HONOR, DON'T CHEAT, OUR DISABLED VETS
Fight for your country, become disabled in the process, and what do you get? For at least a century, if you live to retirement age, the answer is another year older and deeper in debt. The time has come for the nation to correct the disservice it has done to America's disabled veterans.
BOTH THE HOUSE and Senate have passed Defense Department appropriations bills that would repeal a century- old prohibition against the concurrent receipt of military retirement pay from the Department of the Defense and disability compensation from the Department of Veterans Affairs. The White House has threatened a veto because of the proposed repeal of the provision.
This nation needs to stand up for its veterans, especially those who dedicated more than 20 years of their lives in the armed forces and who were disabled as a result of their service to the country. As it stands, military retirees must forfeit a dollar of their retirement pay for every dollar they receive in disability compensation. It's not right.
THE DISABLED AMERICAN Veterans organization has been carrying the mantle for disabled veterans for more than 80 years, fighting for the rights and just compensation of those who were injured in the line of duty serving their country. Denying disabled veterans of their disability compensation once they hit retirement age is unfair, unjust and a slap in the face.
"The men and women who have dedicated their lives to serving our nation and became disabled as a result of their service deserve to be treated fairly,'' said George H. Steese Jr., national commander of the DAV. "They are counting on Congress and the White House for justice.''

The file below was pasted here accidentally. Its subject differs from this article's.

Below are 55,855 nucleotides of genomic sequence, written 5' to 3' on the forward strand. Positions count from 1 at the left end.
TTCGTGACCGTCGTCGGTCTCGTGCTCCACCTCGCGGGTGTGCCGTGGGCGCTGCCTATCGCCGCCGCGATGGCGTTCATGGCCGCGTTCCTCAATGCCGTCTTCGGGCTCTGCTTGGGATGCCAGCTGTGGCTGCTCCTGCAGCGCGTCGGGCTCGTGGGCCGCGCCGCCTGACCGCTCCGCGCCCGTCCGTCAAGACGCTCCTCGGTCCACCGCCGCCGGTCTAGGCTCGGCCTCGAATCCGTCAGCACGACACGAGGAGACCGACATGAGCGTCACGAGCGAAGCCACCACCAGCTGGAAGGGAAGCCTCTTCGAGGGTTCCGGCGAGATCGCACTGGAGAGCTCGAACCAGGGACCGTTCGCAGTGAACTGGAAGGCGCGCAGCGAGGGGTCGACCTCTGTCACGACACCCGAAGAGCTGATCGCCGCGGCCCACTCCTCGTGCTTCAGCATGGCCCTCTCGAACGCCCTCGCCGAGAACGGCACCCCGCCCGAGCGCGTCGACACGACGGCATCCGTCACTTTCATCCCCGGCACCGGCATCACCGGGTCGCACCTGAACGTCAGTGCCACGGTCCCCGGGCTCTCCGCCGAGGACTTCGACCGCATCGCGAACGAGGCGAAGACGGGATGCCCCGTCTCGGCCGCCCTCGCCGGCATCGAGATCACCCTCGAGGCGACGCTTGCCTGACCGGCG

Justice sometimes carries a cost. When it comes to making sure disabled veterans are dealt with fairly and given the respect they deserve, the cost is worth it. This nation can and should do better in how it treats its disabled veterans.
With school out, it's apparent more children are crossing streets and riding bikes in different areas than they do during the school year. Drivers need to be especially conscientious this time of year.
INSTEAD OF TAKING the same route to and from school every day, children are heading to parks, playgrounds, swimming pools, stores and other places that they may not go to as much during the school year. Some of the kids might not be as savvy about watching for cars.
Adults need to expect the unexpected during the summer months when it comes to street and pedestrian safety. Let's be especially cautious out there as drivers. And as parents, let's remind our kids what street safety is all about.
Let's have a safe summer.